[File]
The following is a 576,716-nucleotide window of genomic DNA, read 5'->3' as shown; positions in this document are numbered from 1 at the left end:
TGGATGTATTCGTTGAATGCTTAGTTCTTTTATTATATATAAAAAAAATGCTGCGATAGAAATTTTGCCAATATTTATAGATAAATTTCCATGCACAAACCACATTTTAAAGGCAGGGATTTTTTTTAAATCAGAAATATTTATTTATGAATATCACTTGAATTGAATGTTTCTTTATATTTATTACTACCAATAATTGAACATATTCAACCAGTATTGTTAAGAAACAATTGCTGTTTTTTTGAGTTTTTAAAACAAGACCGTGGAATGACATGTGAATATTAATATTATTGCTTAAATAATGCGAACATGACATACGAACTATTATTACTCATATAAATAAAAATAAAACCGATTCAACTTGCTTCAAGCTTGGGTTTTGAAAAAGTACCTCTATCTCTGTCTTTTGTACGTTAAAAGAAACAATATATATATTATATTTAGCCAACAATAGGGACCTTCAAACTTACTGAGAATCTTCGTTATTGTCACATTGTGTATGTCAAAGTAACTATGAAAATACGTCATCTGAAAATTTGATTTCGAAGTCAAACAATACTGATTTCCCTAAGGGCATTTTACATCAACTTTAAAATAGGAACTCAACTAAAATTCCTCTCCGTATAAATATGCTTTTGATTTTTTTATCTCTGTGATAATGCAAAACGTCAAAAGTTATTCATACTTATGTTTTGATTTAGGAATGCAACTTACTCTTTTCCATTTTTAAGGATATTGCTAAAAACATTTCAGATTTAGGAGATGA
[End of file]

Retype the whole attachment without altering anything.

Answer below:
The following is a 576,716-nucleotide window of genomic DNA, read 5'->3' as shown; positions in this document are numbered from 1 at the left end:
TGGATGTATTCGTTGAATGCTTAGTTCTTTTATTATATATAAAAAAAATGCTGCGATAGAAATTTTGCCAATATTTATAGATAAATTTCCATGCACAAACCACATTTTAAAGGCAGGGATTTTTTTTAAATCAGAAATATTTATTTATGAATATCACTTGAATTGAATGTTTCTTTATATTTATTACTACCAATAATTGAACATATTCAACCAGTATTGTTAAGAAACAATTGCTGTTTTTTTGAGTTTTTAAAACAAGACCGTGGAATGACATGTGAATATTAATATTATTGCTTAAATAATGCGAACATGACATACGAACTATTATTACTCATATAAATAAAAATAAAACCGATTCAACTTGCTTCAAGCTTGGGTTTTGAAAAAGTACCTCTATCTCTGTCTTTTGTACGTTAAAAGAAACAATATATATATTATATTTAGCCAACAATAGGGACCTTCAAACTTACTGAGAATCTTCGTTATTGTCACATTGTGTATGTCAAAGTAACTATGAAAATACGTCATCTGAAAATTTGATTTCGAAGTCAAACAATACTGATTTCCCTAAGGGCATTTTACATCAACTTTAAAATAGGAACTCAACTAAAATTCCTCTCCGTATAAATATGCTTTTGATTTTTTTATCTCTGTGATAATGCAAAACGTCAAAAGTTATTCATACTTATGTTTTGATTTAGGAATGCAACTTACTCTTTTCCATTTTTAAGGATATTGCTAAAAACATTTCAGATTTAGGAGATGA